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Where is Kyra?: Women in Transition

By Christopher Sharrett. I have no reservations about using a central, foundational handbook serving women as the subtitle to this piece (in part because my wife was a contributor to the original edition), since the topic of Charles Dosunmu’s excellent film is women made peripheral and in transit in the current society. Kyra (Michelle Pfeiffer in […]

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The Endless: Who’s Crazy Now?

By Elias Savada. I’ve been a fan of horror maestros Justin Benson and Aaron Moorhead ever since catching their 2012 feature debut Resolution at that year’s SpookyFest in Washington DC. Last year that festival (following the lead of the Tribeca Film Festival, where the filmmakers are deservedly well appreciated) also sported the Washington premiere of The […]

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A Genre Reclaimed: Coralie Fargeat’s Revenge

By Alex Brannan. There is a critical stigma to the small subset of films that comprise the rape-revenge genre – or, at the very least, a healthy hesitation. In 1980, Roger Ebert famously took down Meir Zarchi’s I Spit on Your Grave, calling it “a vile bag of garbage … without a shred of artistic distinction” […]

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An Archive of Indoctrination: Hitler’s Hollywood

By Jeremy Carr. Even if there wasn’t a compelling, underlying thesis to Hitler’s Hollywood: German Cinema in the Age of Propaganda: 1933–1945, this 2017 film by Rüdiger Suchsland would still be a valuable, fascinating record. For the sheer breadth of assembled material, an overwhelming array of Third Reich-era film clips from movies rarely seen and seldom […]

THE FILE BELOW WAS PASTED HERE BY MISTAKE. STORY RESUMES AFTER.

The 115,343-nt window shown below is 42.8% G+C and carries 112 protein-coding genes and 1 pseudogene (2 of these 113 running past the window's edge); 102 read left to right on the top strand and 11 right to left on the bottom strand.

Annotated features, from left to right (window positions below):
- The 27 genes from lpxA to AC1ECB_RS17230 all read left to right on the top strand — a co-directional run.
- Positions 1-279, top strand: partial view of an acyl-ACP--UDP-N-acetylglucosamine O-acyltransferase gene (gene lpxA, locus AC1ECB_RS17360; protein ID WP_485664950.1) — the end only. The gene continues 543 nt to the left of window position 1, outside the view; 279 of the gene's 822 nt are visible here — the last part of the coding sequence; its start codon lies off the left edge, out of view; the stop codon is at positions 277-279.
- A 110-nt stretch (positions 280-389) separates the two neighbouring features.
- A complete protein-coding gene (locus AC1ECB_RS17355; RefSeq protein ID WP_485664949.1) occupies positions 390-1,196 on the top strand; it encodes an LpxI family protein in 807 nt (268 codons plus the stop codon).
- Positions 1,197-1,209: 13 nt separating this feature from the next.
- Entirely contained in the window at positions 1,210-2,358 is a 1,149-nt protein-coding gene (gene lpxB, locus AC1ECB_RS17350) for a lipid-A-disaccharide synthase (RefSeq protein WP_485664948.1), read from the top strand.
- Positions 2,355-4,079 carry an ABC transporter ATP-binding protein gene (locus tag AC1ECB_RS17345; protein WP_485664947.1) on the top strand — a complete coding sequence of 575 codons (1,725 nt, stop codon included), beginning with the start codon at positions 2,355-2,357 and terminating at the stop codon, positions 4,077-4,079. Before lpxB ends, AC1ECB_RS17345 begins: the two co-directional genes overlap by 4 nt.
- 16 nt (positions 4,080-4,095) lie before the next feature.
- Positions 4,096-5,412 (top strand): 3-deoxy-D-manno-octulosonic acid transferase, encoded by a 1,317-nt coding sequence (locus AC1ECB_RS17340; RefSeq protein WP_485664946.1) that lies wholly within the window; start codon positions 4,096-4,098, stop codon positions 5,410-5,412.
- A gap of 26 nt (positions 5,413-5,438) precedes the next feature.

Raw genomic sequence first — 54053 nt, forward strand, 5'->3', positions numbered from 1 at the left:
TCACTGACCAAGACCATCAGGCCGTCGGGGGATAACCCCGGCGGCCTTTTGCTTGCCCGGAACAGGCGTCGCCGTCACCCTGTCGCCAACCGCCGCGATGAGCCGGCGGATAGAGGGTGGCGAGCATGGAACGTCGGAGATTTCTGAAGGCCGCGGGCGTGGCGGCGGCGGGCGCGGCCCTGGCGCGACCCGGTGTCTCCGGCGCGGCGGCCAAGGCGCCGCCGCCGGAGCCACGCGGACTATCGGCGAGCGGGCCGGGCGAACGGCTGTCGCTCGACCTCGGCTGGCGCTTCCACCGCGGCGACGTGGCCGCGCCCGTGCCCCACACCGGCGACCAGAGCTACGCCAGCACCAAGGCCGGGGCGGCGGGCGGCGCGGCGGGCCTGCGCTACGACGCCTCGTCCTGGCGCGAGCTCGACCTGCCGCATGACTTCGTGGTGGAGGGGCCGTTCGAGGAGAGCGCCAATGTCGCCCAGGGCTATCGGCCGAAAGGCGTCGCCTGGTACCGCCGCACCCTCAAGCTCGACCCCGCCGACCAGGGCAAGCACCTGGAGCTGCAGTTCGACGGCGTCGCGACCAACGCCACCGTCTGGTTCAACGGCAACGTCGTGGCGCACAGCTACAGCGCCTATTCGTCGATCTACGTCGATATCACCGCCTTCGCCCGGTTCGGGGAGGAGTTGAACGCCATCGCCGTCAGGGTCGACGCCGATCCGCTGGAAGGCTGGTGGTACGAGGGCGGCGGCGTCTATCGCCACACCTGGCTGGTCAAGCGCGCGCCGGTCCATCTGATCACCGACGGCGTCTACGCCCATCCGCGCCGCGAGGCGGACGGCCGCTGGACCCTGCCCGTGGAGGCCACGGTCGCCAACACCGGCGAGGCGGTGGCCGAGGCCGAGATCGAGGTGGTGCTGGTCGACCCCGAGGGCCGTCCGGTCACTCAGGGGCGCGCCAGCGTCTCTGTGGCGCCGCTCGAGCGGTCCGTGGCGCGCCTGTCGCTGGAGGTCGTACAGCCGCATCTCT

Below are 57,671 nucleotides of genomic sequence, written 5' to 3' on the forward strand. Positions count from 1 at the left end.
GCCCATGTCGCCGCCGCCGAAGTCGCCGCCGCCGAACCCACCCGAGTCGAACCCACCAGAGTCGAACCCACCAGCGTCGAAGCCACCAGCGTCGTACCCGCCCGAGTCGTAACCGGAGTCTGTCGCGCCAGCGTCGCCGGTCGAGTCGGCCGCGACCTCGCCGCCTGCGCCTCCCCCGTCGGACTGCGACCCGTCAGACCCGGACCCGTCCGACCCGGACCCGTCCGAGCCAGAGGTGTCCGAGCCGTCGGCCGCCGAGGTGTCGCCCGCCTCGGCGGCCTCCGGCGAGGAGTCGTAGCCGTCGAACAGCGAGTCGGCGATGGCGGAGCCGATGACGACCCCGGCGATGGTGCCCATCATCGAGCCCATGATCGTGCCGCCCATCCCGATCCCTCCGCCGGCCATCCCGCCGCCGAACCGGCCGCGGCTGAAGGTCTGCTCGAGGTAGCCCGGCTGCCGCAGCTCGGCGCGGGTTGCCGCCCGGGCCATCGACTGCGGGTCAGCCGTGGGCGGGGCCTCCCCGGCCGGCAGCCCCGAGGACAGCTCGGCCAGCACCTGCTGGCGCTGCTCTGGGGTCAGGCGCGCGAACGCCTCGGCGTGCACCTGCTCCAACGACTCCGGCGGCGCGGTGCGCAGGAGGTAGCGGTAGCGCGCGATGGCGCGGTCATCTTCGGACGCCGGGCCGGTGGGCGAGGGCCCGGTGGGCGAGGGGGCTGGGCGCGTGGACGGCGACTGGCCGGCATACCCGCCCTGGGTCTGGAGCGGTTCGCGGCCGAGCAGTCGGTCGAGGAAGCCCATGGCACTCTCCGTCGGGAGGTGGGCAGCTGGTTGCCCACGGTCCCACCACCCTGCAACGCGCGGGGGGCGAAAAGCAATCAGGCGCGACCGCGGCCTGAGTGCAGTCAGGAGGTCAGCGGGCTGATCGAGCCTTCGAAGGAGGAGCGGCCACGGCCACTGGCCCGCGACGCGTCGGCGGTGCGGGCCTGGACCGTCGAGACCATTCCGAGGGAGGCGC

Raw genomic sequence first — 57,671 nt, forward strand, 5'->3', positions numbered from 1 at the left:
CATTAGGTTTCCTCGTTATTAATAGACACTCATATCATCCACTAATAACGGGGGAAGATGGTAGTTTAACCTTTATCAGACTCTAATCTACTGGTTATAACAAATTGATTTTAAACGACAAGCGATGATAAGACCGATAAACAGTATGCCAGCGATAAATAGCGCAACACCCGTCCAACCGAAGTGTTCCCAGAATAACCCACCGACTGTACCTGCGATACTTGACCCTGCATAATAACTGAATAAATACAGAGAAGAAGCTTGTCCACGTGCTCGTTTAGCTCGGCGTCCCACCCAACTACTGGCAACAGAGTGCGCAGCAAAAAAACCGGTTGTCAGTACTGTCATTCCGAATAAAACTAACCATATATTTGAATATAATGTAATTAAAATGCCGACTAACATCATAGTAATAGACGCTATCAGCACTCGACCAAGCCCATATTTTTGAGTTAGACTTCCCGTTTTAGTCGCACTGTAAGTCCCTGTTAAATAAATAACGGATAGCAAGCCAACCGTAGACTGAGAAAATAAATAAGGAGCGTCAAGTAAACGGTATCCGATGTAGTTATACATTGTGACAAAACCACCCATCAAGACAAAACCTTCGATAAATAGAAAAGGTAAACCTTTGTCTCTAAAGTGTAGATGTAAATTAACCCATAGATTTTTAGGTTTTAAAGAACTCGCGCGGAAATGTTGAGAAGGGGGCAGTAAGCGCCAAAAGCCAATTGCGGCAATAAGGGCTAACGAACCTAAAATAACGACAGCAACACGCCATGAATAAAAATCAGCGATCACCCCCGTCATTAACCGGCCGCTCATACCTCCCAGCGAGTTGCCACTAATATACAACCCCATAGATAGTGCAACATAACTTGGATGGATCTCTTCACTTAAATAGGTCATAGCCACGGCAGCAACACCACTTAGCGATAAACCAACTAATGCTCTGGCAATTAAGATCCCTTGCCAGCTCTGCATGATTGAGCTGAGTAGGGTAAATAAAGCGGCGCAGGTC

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Losing Touch: Ready Player One

By Dean Goldberg. While I’ll admit that Pong was the last video game I had any interest in and more recently got sea sick when a colleague slipped goggles on my head for a virtual world tour, I was still pretty excited when asked to review Steven Spielberg’s new film, Ready Player One. I’d read that […]

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Unfertile Perspectives – A Green and Pagan Land: Myth, Magic and Landscape in British Film and Television by David Huckvale

A Book Review by Tony Williams. According to an old saying about not judging a book by its cover, the same can apply both to the image on the cover as well as the subtitle. This latest study by David Huckvale, A Green and Pagan Land: Myth, Magic and Landscape in British Film and Television […]

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Metafictional Examination: The Workshop

By Travis Merchant. Recently, the rise of extreme right-wing groups and individuals have done more than upset the quotidian structure to society. More often than not, these individuals seem bent on violence and nationalistic tendencies. It began with the criticism of the European Union and the sudden, unpredicted secession of the United Kingdom from the coalition; it continues […]

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War’s Veiled Aftermath: 1945

By Jeremy Carr. On the day of her son’s wedding, presumably the central event of 1945, drug-addled Anna (Eszter Nagy-Kálózy) ominously observes, “I’ve got a bad feeling.” At the time, this comment refers to the approaching marriage of her timorous son, Arpad (Bence Tasnádi), to the notoriously unfaithful Kisrózsi (Dóra Sztarenki). But the offhand remark […]

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Placing Theory and Practice – Spectatorship: Shifting Theories of Gender, Sexuality and Media edited by Roxanne Samer and William Whittington

A Book Review by Dean Goldberg. While the introduction to this collection of published essays from the storied Spectator, the University of California’s premier film journal, provides an articulate jumping off point for the text, the book itself is certainly not a page turner. Not that it should be; Spectatorship: Shifting Theories of Gender, Sexuality […]

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Deceit and Inconsistency: The China Hustle

By Travis Merchant. A decade has passed since the beginning of an economic recession that many still feel today. The recession of 2008 brought about a collapsed American market that desperately searched for a shining light to capitalize on to regain its losses. Consequently, it found China: a topic that Jed Rothstein explores, dissects, and comments […]

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